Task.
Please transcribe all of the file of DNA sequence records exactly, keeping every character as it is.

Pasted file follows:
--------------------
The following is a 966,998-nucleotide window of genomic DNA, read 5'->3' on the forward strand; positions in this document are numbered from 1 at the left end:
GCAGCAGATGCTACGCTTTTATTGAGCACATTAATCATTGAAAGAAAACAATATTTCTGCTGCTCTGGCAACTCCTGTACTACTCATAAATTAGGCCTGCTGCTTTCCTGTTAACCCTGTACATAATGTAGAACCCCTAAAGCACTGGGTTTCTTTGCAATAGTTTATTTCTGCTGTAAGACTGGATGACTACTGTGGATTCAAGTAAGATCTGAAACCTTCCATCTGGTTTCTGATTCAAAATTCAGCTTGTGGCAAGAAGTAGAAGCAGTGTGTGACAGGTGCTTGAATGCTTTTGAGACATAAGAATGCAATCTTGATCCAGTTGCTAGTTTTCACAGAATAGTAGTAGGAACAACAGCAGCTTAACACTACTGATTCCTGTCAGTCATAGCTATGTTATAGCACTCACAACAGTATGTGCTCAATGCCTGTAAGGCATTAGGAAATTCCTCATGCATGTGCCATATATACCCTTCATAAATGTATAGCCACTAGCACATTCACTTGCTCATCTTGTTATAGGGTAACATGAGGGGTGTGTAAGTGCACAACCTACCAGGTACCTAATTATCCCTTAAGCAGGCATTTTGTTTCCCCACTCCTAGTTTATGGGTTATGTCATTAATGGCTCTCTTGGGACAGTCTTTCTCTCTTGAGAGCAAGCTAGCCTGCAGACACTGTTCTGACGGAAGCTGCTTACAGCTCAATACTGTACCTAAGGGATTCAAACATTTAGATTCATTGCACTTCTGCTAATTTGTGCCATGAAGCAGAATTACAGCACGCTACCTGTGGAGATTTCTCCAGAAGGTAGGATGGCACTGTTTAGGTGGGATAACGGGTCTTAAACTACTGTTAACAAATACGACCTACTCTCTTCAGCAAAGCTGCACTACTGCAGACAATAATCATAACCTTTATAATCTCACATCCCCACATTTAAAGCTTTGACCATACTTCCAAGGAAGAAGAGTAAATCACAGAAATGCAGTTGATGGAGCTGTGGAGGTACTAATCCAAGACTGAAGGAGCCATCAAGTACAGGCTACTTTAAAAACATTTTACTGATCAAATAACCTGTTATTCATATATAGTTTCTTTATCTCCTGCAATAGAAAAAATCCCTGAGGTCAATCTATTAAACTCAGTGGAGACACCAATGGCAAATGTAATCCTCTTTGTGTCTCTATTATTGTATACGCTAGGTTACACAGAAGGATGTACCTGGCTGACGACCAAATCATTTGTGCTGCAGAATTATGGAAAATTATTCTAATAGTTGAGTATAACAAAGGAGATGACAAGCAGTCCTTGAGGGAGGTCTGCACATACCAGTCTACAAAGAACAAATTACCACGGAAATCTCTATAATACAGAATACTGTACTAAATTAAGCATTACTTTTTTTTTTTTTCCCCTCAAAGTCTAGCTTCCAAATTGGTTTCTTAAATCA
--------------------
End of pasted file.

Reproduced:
The following is a 966,998-nucleotide window of genomic DNA, read 5'->3' on the forward strand; positions in this document are numbered from 1 at the left end:
GCAGCAGATGCTACGCTTTTATTGAGCACATTAATCATTGAAAGAAAACAATATTTCTGCTGCTCTGGCAACTCCTGTACTACTCATAAATTAGGCCTGCTGCTTTCCTGTTAACCCTGTACATAATGTAGAACCCCTAAAGCACTGGGTTTCTTTGCAATAGTTTATTTCTGCTGTAAGACTGGATGACTACTGTGGATTCAAGTAAGATCTGAAACCTTCCATCTGGTTTCTGATTCAAAATTCAGCTTGTGGCAAGAAGTAGAAGCAGTGTGTGACAGGTGCTTGAATGCTTTTGAGACATAAGAATGCAATCTTGATCCAGTTGCTAGTTTTCACAGAATAGTAGTAGGAACAACAGCAGCTTAACACTACTGATTCCTGTCAGTCATAGCTATGTTATAGCACTCACAACAGTATGTGCTCAATGCCTGTAAGGCATTAGGAAATTCCTCATGCATGTGCCATATATACCCTTCATAAATGTATAGCCACTAGCACATTCACTTGCTCATCTTGTTATAGGGTAACATGAGGGGTGTGTAAGTGCACAACCTACCAGGTACCTAATTATCCCTTAAGCAGGCATTTTGTTTCCCCACTCCTAGTTTATGGGTTATGTCATTAATGGCTCTCTTGGGACAGTCTTTCTCTCTTGAGAGCAAGCTAGCCTGCAGACACTGTTCTGACGGAAGCTGCTTACAGCTCAATACTGTACCTAAGGGATTCAAACATTTAGATTCATTGCACTTCTGCTAATTTGTGCCATGAAGCAGAATTACAGCACGCTACCTGTGGAGATTTCTCCAGAAGGTAGGATGGCACTGTTTAGGTGGGATAACGGGTCTTAAACTACTGTTAACAAATACGACCTACTCTCTTCAGCAAAGCTGCACTACTGCAGACAATAATCATAACCTTTATAATCTCACATCCCCACATTTAAAGCTTTGACCATACTTCCAAGGAAGAAGAGTAAATCACAGAAATGCAGTTGATGGAGCTGTGGAGGTACTAATCCAAGACTGAAGGAGCCATCAAGTACAGGCTACTTTAAAAACATTTTACTGATCAAATAACCTGTTATTCATATATAGTTTCTTTATCTCCTGCAATAGAAAAAATCCCTGAGGTCAATCTATTAAACTCAGTGGAGACACCAATGGCAAATGTAATCCTCTTTGTGTCTCTATTATTGTATACGCTAGGTTACACAGAAGGATGTACCTGGCTGACGACCAAATCATTTGTGCTGCAGAATTATGGAAAATTATTCTAATAGTTGAGTATAACAAAGGAGATGACAAGCAGTCCTTGAGGGAGGTCTGCACATACCAGTCTACAAAGAACAAATTACCACGGAAATCTCTATAATACAGAATACTGTACTAAATTAAGCATTACTTTTTTTTTTTTTCCCCTCAAAGTCTAGCTTCCAAATTGGTTTCTTAAATCA